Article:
In small-town India, a retired postman builds a monument to his wife and their love

Light pours in when the retired postman opens the window to his bedroom. A withered old poster filled with flowers appears out of the shadows. "Love is enough," the poster says.

Faizul Hasan Qadri is 79 now. He and his wife, Tajammuli, were married when they were teenagers, and were together for 58 years. Three years ago, she died.

Now, he can look out that window and see the monument he is building in Tajammuli's memory. The central building has a rounded ceiling and archways, echoing the architecture of the long-gone Mughal kings who once ruled India. Four towers are on the building's perimeter. It is Tajammuli's tomb.

"We were just a normal couple," says Qadri. It was an arranged marriage, a practice that remains widespread across India, and near-universal when he was a young man. "Whenever we had a fight and I was angry, she would keep quiet and vice versa."

They never had any children. One day, Tajammuli asked who would remember them once they were gone. "I will build a tomb that everybody will remember," he told her. It was for her, he says, though one day he will also be laid inside it.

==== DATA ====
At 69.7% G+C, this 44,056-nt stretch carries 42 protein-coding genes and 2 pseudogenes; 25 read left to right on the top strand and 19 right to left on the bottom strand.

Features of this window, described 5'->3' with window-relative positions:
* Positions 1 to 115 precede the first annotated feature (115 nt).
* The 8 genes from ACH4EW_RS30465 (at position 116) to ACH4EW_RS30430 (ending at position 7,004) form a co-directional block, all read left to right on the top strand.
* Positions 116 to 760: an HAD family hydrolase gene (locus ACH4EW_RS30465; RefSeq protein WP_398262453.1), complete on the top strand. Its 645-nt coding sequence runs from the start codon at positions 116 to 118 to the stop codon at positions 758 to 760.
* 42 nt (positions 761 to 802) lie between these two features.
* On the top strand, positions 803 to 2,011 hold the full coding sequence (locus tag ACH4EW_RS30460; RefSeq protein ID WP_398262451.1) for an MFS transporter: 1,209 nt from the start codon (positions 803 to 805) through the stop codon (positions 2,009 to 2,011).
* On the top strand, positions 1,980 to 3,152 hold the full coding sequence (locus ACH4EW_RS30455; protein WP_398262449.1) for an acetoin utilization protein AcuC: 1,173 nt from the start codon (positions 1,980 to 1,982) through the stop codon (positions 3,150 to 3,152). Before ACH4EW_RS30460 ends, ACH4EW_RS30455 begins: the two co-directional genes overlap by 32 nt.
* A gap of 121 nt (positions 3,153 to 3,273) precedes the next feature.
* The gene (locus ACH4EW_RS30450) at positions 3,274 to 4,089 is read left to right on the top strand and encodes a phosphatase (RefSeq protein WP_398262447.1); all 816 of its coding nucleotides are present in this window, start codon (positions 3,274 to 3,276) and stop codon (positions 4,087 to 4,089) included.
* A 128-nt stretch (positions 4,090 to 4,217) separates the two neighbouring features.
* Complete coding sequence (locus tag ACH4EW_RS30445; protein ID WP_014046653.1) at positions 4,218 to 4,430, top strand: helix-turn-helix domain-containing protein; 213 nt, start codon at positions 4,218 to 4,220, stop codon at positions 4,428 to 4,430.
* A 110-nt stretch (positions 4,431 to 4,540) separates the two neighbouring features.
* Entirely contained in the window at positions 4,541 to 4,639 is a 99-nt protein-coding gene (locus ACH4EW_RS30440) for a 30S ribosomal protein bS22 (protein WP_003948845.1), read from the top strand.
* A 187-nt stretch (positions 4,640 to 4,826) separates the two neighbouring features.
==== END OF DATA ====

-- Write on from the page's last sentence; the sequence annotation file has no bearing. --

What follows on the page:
After she died, he sold her small pieces of jewelry and some family farmland. He added everything he'd saved over the years and started building. Tajammuli lies inside the main building in a small tomb, but almost three years later the project still unfinished. He doesn't have much money, and only hires workers when he can afford it.

People have offered to help, but he says no.

"It is a proof of love. I have to do it on my own," Qadri says.

Qadri designed the building himself, clearly inspired by India's ancient monuments. But he laughed when villagers started calling it the Taj Mahal, after the mausoleum famously built by a Mughal king for his favorite wife. He'd only visited the Taj Mahal once. It is 140 kilometers (85 miles) away from here, and they had little money for traveling. Tajammuli only saw it in pictures.

In the bedroom, a clock ticks next a picture of the couple in their older years, and Qadri reads aloud from love poems he wrote for her after she died. Beside him sits a marble plaque engraved with Tajammuli's name. He will install it, he says, only once the mausoleum is completed.

If he has to, he will keep working on it until he dies.

When that happens, his younger brother Mehzul Hasan, 70, will bury him next to his wife, and finish the job.


Associated Press writer Tsering Topgyal contributed to this report.